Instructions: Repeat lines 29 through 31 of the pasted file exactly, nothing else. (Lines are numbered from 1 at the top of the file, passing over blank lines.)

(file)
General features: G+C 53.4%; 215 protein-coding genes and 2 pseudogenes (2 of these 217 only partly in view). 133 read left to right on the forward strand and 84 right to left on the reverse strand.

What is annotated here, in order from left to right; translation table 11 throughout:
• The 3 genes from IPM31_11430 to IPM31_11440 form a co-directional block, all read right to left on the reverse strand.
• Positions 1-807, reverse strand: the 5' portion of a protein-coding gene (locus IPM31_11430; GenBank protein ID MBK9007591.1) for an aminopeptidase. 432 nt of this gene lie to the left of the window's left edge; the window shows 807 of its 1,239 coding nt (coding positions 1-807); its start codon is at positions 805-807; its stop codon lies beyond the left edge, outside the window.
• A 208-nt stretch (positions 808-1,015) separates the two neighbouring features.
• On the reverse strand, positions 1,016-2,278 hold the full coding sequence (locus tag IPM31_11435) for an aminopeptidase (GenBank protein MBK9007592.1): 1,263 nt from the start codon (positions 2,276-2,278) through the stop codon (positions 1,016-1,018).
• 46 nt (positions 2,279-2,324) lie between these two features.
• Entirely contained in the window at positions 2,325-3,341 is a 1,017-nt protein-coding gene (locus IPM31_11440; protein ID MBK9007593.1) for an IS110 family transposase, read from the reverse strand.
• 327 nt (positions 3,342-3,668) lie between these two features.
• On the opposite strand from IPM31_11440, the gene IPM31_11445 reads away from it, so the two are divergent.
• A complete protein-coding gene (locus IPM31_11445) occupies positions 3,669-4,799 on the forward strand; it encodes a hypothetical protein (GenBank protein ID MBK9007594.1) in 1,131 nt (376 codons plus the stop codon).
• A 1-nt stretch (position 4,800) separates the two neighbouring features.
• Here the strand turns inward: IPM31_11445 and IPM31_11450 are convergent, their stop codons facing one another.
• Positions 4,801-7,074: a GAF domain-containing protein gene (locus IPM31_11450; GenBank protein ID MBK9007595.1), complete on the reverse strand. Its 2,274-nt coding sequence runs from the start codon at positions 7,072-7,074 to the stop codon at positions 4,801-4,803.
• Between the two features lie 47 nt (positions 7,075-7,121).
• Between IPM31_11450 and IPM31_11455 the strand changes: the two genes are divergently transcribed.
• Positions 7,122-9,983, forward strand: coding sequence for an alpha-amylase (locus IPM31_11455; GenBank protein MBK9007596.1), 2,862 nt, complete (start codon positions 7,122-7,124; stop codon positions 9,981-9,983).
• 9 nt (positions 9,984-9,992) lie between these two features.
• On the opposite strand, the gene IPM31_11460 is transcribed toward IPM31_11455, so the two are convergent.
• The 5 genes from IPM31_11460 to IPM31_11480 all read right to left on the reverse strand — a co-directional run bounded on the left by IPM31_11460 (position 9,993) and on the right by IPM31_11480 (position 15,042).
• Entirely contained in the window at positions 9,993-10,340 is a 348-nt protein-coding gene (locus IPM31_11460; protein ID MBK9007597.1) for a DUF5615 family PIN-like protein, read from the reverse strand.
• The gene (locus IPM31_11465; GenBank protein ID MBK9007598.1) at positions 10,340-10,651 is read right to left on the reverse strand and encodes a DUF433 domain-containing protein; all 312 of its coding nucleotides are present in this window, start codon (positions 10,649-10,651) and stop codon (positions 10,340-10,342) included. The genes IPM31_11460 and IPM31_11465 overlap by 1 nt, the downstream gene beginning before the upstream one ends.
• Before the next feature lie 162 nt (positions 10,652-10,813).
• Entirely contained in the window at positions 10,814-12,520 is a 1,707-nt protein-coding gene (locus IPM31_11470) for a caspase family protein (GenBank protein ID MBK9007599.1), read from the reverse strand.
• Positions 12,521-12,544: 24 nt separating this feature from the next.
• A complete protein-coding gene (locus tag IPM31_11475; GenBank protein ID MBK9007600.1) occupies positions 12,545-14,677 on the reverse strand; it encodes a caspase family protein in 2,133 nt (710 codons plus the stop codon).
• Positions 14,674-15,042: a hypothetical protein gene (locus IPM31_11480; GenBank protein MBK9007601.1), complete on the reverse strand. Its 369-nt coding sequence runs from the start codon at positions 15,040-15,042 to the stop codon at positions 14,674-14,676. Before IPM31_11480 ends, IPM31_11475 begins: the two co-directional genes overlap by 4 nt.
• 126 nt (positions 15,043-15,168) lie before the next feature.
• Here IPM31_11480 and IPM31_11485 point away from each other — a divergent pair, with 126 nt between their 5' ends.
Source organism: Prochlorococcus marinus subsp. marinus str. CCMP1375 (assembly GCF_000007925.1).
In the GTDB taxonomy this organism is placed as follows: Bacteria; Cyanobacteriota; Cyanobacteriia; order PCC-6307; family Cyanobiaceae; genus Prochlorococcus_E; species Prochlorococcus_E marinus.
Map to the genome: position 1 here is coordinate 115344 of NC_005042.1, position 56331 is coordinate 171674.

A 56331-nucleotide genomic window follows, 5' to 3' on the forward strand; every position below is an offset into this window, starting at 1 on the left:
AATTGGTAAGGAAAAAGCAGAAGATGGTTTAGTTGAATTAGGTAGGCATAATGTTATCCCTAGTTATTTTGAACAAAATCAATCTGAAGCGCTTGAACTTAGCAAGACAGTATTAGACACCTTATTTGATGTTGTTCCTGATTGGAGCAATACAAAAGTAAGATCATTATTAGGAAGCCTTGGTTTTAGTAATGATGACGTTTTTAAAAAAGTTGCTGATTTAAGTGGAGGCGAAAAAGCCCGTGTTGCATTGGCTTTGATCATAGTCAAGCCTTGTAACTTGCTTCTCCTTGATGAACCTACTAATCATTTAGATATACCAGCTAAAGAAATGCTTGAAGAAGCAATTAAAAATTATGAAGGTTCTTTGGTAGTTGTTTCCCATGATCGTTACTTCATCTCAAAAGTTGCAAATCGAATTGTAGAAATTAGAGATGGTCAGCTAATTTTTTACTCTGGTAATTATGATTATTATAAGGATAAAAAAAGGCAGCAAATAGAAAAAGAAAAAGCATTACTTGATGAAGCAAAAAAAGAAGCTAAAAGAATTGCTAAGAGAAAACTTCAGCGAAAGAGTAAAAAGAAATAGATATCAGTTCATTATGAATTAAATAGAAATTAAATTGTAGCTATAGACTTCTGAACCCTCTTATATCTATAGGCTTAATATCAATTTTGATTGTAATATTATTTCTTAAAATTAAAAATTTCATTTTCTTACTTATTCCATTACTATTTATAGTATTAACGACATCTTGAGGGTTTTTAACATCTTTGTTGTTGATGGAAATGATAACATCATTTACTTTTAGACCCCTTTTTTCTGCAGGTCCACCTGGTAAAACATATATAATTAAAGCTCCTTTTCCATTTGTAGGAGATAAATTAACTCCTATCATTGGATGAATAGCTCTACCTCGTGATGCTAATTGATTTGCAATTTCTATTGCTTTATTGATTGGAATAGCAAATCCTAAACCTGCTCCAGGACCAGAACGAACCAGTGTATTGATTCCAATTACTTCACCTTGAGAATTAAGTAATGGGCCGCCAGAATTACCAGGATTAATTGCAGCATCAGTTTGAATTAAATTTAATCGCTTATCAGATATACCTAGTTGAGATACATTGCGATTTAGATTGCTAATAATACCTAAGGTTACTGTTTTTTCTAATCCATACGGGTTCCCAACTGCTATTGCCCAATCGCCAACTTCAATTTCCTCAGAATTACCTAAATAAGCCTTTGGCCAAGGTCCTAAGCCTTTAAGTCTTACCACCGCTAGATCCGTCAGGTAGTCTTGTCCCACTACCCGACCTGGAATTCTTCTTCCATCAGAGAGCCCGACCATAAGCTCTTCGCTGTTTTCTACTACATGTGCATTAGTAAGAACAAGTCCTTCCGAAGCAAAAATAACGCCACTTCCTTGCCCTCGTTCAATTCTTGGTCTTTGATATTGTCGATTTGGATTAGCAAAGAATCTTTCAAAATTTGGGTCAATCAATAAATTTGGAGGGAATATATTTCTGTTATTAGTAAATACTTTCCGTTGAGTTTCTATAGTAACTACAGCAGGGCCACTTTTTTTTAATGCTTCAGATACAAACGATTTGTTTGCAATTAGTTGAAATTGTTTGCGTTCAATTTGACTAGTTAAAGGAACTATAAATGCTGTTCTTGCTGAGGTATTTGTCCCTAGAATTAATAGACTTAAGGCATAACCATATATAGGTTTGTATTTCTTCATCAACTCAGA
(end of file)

• Here IPM31_11480 and IPM31_11485 point away from each other — a divergent pair, with 126 nt between their 5' ends.
Source organism: Prochlorococcus marinus subsp. marinus str. CCMP1375 (assembly GCF_000007925.1).
In the GTDB taxonomy this organism is placed as follows: Bacteria; Cyanobacteriota; Cyanobacteriia; order PCC-6307; family Cyanobiaceae; genus Prochlorococcus_E; species Prochlorococcus_E marinus.